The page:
Hybrid plants typically yield more per acre than the average of their parent lines or a variety check. That advantage is attributed to hybrid heterosis, but understanding just what contributes to this advantage may help plant breeders make even greater strides in developing more efficient crops.
“We want to know what makes hybrids tick,” said Dr. Ted Wilson, director, Texas AgriLife Research and Extension Center in Beaumont. Wilson, discussing ongoing research during a recent field day, said breeding hybrid rice has been part of the station’s efforts for years, but new technology and new techniques may help scientists understand the “morphological, physiological, and genetic attributes that collectively provide this heterotic advantage.”
Wilson and others are working with growth chambers that measure canopy photosynthetic rates. A snorkel pipe rises above the canopy to “get a real measure of carbon dioxide. We measure the amount of carbon dioxide entering and leaving the chambers every five minutes. The difference between the two equals plant growth.”
He said research measures how light penetrates the plant canopy. “Plants that are better at capturing sunlight will grow better. Some hybrids capture 30 percent more than inbreds. They produce a bigger plant.”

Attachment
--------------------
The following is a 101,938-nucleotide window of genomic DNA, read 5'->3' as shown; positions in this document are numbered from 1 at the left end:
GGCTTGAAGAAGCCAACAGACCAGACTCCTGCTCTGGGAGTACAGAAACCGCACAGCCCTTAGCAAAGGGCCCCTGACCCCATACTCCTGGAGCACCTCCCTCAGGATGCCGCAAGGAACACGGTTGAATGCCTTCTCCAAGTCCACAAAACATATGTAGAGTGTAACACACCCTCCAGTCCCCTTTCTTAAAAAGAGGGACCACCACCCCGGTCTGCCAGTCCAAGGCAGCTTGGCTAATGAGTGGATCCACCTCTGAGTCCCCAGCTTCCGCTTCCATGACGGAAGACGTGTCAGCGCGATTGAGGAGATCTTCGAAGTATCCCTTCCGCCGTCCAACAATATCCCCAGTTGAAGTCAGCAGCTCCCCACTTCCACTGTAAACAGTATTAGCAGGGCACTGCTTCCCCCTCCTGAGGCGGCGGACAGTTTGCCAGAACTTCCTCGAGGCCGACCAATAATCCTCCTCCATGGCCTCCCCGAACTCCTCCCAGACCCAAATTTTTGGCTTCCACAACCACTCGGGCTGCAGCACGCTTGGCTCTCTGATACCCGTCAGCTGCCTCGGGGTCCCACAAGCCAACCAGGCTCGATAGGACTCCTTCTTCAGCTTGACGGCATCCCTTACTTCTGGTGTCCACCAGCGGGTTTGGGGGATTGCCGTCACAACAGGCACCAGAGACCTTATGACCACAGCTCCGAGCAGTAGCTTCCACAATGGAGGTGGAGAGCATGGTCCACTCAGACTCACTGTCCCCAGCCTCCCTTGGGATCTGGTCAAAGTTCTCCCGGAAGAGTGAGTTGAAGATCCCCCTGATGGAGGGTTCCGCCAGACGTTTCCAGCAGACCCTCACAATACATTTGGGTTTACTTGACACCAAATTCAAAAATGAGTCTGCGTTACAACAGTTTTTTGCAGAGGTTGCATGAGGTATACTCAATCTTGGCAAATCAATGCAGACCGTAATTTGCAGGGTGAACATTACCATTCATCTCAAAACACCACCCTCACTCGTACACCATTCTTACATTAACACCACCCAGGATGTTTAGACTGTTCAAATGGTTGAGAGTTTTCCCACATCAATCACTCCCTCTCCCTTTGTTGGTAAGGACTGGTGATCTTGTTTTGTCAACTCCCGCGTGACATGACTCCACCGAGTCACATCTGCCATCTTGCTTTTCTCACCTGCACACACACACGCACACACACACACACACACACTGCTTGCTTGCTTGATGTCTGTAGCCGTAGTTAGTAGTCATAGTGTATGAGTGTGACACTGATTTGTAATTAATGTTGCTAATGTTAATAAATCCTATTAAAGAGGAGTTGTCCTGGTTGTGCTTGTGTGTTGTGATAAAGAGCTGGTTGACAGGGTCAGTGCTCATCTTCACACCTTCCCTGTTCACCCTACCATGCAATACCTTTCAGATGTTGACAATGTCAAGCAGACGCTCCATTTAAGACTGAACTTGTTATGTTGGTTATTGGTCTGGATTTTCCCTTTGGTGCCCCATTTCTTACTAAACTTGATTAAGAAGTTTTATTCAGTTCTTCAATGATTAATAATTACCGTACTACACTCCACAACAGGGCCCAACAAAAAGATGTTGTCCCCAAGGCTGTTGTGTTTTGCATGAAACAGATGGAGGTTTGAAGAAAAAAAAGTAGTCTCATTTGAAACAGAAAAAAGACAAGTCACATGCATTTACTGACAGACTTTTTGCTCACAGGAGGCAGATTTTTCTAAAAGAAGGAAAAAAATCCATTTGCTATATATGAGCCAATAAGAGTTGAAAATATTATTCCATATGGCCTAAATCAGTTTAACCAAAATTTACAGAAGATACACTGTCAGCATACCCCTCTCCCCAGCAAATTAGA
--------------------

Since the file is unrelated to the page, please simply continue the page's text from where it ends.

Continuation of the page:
He said the system is set up to measure 20 chambers at a time. “So we can check 20 varieties at the same time. During each sampling, photosynthesis in each chamber is measured for up to 72 hours, providing photosynthesis measurements for a range of temperature and light intensities.
“After the chambers are removed, light is measured above and below the canopy of each variety every hour from 8:30 a.m. to 4:30 p.m. At maturity of main and ratoon crops, grain yield is estimated.”
Wilson said two-thirds of all the hybrids produced are worse than the inbred varieties. “Those get thrown away.”
He said the hybrid studies complement inbred breeding programs and help identify which inbreds perform best.